Friday, 5 June 2015

At the Mountains of Madness by H.P. Lovecraft

If you wanted a list of sentences I thought I would never say, "I have just read something by H.P. Lovecraft" would be way up there. Like, way up there. I don't read horror, and I've had bad experiences, not with Lovecraft himself, but with Lovecraft-inspired roleplaying games. I had to swear off playing Call of Cthulhu years ago, to my husband's lasting chagrin, as I found that they were too upsetting and depressing for me to play any longer. Bill and I hashed it out for a long time, trying to isolate what exactly it was that put me so on edge to play Call of Cthulhu, and while I was satisfied with our explanation of the utter lack of agency I feel when I'm playing that game, I'm not sure that gets at all of it.

There are other games where I've played characters out against overwhelming odds, with death on the line, and they haven't made me as upset. I don't know.

So because of that, I've steered far away from Lovecraft. I'm not good at horror at the best of times, and so this seemed safer if it were one of those places where my reading habits and this author never intersected.

Then I ran out of books on a weekend. Blew through all my library books. Had two days of the library being closed before I could get new ones. And my online SF book club on goodreads was reading At the Mountains of Madness. So I asked Bill if he thought I could handle it. He thought I could, and that I probably wouldn't find it scary at all. So I sat down and read this novella.

He was right. Not scary at all. Interesting, but with little sense of dread. I think I know why that is, but we'll get there in a bit.

In this book, explorers go to Antarctica and discover horrors, and the survivors are now trying to warn off another expedition. What they find there are the remnants of a lost civilization, inhuman, with still some monsters lurking in the deeps. And gigantic penguins.

This is most description, page upon page of description, and this is where I start to realize why I think it is that I'm not weirded out by this. Bill and I were talking as I was partway through, and he was saying that for him, the disturbing part is Lovecraft trying to describe the indescribable, and it's that leap where you can almost picture it but not quite that is so very unsettling.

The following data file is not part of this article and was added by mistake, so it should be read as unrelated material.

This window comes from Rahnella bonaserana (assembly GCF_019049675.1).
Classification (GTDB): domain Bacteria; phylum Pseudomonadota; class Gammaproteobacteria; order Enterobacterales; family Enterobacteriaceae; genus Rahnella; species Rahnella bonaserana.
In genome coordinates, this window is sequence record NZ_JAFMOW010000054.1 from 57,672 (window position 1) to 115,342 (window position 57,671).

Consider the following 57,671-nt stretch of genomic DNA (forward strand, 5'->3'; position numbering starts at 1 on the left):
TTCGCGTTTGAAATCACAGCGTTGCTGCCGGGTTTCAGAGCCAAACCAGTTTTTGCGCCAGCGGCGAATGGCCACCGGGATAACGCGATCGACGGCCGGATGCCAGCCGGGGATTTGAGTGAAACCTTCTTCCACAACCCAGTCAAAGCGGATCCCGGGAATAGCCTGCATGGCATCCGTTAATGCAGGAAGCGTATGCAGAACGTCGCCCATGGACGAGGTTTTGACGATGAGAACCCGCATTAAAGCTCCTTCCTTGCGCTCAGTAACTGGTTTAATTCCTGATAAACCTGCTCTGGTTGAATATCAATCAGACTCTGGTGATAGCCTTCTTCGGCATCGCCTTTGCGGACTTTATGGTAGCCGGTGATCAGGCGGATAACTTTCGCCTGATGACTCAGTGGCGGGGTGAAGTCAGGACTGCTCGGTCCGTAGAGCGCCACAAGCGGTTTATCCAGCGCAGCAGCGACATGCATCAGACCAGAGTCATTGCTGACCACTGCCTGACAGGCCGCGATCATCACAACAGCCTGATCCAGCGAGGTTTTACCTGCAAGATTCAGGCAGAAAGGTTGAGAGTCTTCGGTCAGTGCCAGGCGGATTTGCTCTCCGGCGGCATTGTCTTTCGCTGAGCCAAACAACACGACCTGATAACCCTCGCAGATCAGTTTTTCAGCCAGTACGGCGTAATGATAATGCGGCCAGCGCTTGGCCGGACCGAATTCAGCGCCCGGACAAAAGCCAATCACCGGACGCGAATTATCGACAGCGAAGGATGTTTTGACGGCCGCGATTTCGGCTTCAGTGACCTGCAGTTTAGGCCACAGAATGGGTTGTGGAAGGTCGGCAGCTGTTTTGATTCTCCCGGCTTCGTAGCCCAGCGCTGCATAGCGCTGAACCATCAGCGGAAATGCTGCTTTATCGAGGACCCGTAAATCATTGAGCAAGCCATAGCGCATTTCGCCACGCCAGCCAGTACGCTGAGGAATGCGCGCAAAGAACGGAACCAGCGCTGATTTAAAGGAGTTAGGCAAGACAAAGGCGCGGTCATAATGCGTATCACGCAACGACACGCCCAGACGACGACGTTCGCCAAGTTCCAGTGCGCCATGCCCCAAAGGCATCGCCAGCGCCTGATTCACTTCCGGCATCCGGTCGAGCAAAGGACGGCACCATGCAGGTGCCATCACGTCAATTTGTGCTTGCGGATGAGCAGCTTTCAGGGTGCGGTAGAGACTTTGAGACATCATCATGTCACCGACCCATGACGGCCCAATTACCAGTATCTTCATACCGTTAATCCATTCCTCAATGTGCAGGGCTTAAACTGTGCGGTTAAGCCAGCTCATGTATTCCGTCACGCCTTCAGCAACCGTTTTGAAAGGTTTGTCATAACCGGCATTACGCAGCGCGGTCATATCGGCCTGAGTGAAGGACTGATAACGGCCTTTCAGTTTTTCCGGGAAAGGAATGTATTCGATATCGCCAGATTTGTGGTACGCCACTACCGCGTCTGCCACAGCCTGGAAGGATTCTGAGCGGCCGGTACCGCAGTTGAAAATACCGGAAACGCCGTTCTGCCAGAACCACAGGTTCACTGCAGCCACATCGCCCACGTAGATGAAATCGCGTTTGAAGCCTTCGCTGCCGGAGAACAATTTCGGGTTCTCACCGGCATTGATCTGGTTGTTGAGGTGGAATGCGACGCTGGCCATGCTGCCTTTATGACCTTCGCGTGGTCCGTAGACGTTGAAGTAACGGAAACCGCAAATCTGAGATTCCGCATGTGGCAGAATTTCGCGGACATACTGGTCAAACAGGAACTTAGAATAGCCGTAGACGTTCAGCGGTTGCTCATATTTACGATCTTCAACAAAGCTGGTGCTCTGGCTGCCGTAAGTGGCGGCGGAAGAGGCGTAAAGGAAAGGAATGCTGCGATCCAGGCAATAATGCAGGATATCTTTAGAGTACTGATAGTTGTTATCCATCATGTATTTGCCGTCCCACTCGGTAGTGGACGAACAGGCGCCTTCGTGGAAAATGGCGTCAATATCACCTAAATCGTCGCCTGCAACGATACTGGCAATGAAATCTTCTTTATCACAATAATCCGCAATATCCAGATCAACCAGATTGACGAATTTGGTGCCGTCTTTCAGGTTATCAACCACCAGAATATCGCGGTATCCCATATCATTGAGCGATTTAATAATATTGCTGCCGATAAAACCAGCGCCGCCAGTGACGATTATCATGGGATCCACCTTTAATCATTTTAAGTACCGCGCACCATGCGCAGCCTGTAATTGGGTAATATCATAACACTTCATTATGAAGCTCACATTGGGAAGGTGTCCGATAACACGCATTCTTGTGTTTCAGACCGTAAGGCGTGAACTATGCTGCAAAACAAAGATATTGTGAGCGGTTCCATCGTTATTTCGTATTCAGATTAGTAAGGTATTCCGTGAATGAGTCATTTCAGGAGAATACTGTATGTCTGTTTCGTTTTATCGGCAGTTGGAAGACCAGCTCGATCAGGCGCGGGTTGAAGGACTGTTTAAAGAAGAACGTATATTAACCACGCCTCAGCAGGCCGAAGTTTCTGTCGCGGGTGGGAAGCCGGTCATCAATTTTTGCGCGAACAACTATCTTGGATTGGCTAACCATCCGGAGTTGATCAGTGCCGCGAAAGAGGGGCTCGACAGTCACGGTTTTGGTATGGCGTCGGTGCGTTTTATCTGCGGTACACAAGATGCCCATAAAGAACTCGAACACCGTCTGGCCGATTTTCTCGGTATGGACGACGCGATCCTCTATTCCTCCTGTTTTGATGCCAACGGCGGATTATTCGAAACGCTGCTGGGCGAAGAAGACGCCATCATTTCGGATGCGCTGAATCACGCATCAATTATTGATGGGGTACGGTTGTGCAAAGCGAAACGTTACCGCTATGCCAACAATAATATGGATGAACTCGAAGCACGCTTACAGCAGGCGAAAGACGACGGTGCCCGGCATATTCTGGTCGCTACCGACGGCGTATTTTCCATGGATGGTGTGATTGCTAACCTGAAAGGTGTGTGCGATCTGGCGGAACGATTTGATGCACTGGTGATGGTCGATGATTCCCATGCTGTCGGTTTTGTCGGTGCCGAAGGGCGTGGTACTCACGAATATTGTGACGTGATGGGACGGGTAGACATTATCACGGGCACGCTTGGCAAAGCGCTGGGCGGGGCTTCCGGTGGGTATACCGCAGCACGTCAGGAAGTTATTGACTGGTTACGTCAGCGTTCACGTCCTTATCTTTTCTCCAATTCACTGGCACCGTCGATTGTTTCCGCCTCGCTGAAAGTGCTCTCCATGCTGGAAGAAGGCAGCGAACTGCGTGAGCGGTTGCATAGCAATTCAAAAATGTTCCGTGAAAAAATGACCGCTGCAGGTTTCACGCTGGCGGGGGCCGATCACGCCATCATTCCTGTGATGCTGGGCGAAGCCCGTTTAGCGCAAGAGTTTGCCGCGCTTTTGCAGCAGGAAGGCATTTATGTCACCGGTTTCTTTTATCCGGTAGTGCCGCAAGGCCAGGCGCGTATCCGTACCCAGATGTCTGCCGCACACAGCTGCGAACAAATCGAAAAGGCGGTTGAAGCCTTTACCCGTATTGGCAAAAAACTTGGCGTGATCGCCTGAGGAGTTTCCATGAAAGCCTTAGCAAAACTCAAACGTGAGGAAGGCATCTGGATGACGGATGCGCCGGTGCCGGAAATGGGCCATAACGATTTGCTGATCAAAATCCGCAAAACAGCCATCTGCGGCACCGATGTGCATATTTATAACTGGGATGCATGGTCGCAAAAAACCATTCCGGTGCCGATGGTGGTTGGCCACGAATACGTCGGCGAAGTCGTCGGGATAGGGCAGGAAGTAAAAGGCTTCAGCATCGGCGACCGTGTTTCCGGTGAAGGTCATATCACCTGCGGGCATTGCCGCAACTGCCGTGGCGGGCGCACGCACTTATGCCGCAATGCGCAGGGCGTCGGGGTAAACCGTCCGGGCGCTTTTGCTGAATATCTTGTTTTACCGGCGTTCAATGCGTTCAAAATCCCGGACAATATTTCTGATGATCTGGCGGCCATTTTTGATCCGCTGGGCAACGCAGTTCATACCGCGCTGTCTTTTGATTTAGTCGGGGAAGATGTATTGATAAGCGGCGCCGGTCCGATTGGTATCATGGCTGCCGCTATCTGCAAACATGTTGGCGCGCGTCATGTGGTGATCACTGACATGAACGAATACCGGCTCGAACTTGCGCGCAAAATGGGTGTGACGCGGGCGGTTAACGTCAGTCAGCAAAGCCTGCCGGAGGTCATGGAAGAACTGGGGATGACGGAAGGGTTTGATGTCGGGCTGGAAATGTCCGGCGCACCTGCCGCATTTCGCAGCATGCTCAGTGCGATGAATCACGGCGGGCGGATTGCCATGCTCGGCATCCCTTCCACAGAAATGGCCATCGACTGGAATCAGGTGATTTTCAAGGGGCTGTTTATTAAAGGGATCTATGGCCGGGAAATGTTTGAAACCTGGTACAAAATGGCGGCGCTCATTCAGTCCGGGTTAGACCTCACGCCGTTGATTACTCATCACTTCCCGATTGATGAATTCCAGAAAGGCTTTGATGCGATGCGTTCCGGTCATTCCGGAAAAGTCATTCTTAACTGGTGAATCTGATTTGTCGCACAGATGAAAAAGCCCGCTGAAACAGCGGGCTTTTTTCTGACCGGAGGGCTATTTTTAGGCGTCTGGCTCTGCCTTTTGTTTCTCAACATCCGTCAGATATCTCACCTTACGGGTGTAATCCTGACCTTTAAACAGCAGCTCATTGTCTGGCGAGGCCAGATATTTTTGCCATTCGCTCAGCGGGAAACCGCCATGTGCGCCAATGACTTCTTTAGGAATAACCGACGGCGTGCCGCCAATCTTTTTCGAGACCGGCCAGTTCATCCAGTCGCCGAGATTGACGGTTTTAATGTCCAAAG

The thing is, I am not a visual thinker. Most paragraphs of description, no matter how lush, result in no more than the shadowy edges of a picture, and more often stay as the pleasure of words. That leap where you can't quite picture it? That's me, pretty much all the time. So reading Lovecraft's descriptions is not that different from reading any author's descriptions. That sense of it remaining just outside your perception is entirely missing. Or far too present, I suppose, but I've made my peace with it.

So there was no sense of unease, just an adventure story with nasty monsters that never leaped to pictures in my brain because that just never happens. As such, I enjoyed it, and it didn't traumatize me, and I'm not feeling quite so wary of Lovecraft. Still, I won't be running out to play Call of Cthulhu again any time soon.

6 comments:

  1. I'm a very visual thinker, but my lack of horror with Lovecraft comes more from not finding a lot of the things horrible. I'm not terrified of a giant penguin or a fish man or a giant eggplant with tentacles. It's more fantastic than horrifying. Blood and guts and murder are scary because there's a threat, but a lot of Lovecraft relies on being terrified of the unknown and strange.

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  2. "That leap where you can't quite picture it? That's me, pretty much all the time." - This has always fascinated me, as some people seem to be reflexively visual when it comes to reading while others are, like you say, are more immersed in the pleasure of words. I can hardly read a single sentence without some level of visualization while my wife can read an entire book and not even be able to describe how she envisioned the main character. It's baffling to me, but amazing that the same text can induce such different internal responses in people.

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    1. Yeah, it's fascinating! And something you rarely realize until something jogs you that other people aren't doing this the same way. Has your wife seen the NYT article from a month ago about a study in the UK on this? I've already contacted them and done a couple of questionnaires.

      They seem to be slightly leaning on the side of it as a disability as opposed to a normal variation in human thought, but I'm hoping that will change.

      http://www.nytimes.com/2015/06/23/science/aphantasia-minds-eye-blind.html?_r=0

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    2. Thanks for the link. Now I know that it has a name, and is being researched ,at least. I'll let my wife know.

      PS, how do you read so much so fast!?

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    3. I always attribute it to growing up without a TV. One of my younger sisters reads as fast if not faster. :)

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